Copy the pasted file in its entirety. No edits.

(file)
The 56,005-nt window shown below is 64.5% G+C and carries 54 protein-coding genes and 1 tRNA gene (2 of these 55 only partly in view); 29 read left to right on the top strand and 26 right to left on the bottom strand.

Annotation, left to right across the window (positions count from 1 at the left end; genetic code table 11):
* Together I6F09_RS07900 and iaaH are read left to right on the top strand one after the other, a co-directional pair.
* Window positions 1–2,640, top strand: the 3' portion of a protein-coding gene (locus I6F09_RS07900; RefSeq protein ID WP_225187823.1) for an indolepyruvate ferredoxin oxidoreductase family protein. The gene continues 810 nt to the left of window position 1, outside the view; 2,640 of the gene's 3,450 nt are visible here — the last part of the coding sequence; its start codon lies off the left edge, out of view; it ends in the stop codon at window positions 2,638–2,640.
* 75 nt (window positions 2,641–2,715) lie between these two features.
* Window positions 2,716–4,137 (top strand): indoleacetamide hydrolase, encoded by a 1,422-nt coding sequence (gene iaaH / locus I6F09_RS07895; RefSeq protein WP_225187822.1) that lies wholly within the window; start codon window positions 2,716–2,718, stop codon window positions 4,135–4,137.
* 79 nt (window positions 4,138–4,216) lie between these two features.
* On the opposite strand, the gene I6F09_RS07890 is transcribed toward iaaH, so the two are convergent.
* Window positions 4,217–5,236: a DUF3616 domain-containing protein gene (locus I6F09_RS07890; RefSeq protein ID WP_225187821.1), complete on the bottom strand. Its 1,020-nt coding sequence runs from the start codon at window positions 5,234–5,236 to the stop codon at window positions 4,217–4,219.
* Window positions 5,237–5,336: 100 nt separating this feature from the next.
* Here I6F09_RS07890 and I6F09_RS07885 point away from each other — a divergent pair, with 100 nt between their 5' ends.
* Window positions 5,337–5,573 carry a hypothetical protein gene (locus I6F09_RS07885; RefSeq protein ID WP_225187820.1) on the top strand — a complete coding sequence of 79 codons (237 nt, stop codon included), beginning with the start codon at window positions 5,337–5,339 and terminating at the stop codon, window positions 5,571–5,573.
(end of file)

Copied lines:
The 56,005-nt window shown below is 64.5% G+C and carries 54 protein-coding genes and 1 tRNA gene (2 of these 55 only partly in view); 29 read left to right on the top strand and 26 right to left on the bottom strand.

Annotation, left to right across the window (positions count from 1 at the left end; genetic code table 11):
* Together I6F09_RS07900 and iaaH are read left to right on the top strand one after the other, a co-directional pair.
* Window positions 1–2,640, top strand: the 3' portion of a protein-coding gene (locus I6F09_RS07900; RefSeq protein ID WP_225187823.1) for an indolepyruvate ferredoxin oxidoreductase family protein. The gene continues 810 nt to the left of window position 1, outside the view; 2,640 of the gene's 3,450 nt are visible here — the last part of the coding sequence; its start codon lies off the left edge, out of view; it ends in the stop codon at window positions 2,638–2,640.
* 75 nt (window positions 2,641–2,715) lie between these two features.
* Window positions 2,716–4,137 (top strand): indoleacetamide hydrolase, encoded by a 1,422-nt coding sequence (gene iaaH / locus I6F09_RS07895; RefSeq protein WP_225187822.1) that lies wholly within the window; start codon window positions 2,716–2,718, stop codon window positions 4,135–4,137.
* 79 nt (window positions 4,138–4,216) lie between these two features.
* On the opposite strand, the gene I6F09_RS07890 is transcribed toward iaaH, so the two are convergent.
* Window positions 4,217–5,236: a DUF3616 domain-containing protein gene (locus I6F09_RS07890; RefSeq protein ID WP_225187821.1), complete on the bottom strand. Its 1,020-nt coding sequence runs from the start codon at window positions 5,234–5,236 to the stop codon at window positions 4,217–4,219.
* Window positions 5,237–5,336: 100 nt separating this feature from the next.
* Here I6F09_RS07890 and I6F09_RS07885 point away from each other — a divergent pair, with 100 nt between their 5' ends.
* Window positions 5,337–5,573 carry a hypothetical protein gene (locus I6F09_RS07885; RefSeq protein ID WP_225187820.1) on the top strand — a complete coding sequence of 79 codons (237 nt, stop codon included), beginning with the start codon at window positions 5,337–5,339 and terminating at the stop codon, window positions 5,571–5,573.